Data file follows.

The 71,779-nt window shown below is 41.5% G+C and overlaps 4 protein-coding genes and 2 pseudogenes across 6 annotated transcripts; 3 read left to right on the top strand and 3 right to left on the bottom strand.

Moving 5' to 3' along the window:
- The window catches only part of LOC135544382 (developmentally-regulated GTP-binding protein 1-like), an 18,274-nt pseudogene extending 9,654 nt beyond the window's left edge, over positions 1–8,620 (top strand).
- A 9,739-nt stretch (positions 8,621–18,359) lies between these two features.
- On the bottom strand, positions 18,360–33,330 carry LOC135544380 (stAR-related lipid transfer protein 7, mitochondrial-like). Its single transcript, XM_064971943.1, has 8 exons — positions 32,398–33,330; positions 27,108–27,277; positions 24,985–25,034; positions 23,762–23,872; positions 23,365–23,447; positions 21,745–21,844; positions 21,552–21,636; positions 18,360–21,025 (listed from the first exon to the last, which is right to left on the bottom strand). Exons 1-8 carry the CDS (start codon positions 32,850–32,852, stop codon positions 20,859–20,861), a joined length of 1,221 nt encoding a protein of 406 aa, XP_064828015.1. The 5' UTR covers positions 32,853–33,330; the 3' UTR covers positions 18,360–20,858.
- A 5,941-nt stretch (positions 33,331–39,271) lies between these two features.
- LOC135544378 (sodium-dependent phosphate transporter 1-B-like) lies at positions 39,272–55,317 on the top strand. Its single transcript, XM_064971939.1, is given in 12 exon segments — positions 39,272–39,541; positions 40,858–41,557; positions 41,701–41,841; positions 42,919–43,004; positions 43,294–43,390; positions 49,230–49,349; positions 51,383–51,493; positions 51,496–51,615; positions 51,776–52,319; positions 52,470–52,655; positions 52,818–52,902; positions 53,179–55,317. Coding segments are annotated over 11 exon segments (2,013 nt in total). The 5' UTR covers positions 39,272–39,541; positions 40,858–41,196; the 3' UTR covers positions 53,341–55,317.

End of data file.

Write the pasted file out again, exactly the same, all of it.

The 71,779-nt window shown below is 41.5% G+C and overlaps 4 protein-coding genes and 2 pseudogenes across 6 annotated transcripts; 3 read left to right on the top strand and 3 right to left on the bottom strand.

Moving 5' to 3' along the window:
- The window catches only part of LOC135544382 (developmentally-regulated GTP-binding protein 1-like), an 18,274-nt pseudogene extending 9,654 nt beyond the window's left edge, over positions 1–8,620 (top strand).
- A 9,739-nt stretch (positions 8,621–18,359) lies between these two features.
- On the bottom strand, positions 18,360–33,330 carry LOC135544380 (stAR-related lipid transfer protein 7, mitochondrial-like). Its single transcript, XM_064971943.1, has 8 exons — positions 32,398–33,330; positions 27,108–27,277; positions 24,985–25,034; positions 23,762–23,872; positions 23,365–23,447; positions 21,745–21,844; positions 21,552–21,636; positions 18,360–21,025 (listed from the first exon to the last, which is right to left on the bottom strand). Exons 1-8 carry the CDS (start codon positions 32,850–32,852, stop codon positions 20,859–20,861), a joined length of 1,221 nt encoding a protein of 406 aa, XP_064828015.1. The 5' UTR covers positions 32,853–33,330; the 3' UTR covers positions 18,360–20,858.
- A 5,941-nt stretch (positions 33,331–39,271) lies between these two features.
- LOC135544378 (sodium-dependent phosphate transporter 1-B-like) lies at positions 39,272–55,317 on the top strand. Its single transcript, XM_064971939.1, is given in 12 exon segments — positions 39,272–39,541; positions 40,858–41,557; positions 41,701–41,841; positions 42,919–43,004; positions 43,294–43,390; positions 49,230–49,349; positions 51,383–51,493; positions 51,496–51,615; positions 51,776–52,319; positions 52,470–52,655; positions 52,818–52,902; positions 53,179–55,317. Coding segments are annotated over 11 exon segments (2,013 nt in total). The 5' UTR covers positions 39,272–39,541; positions 40,858–41,196; the 3' UTR covers positions 53,341–55,317.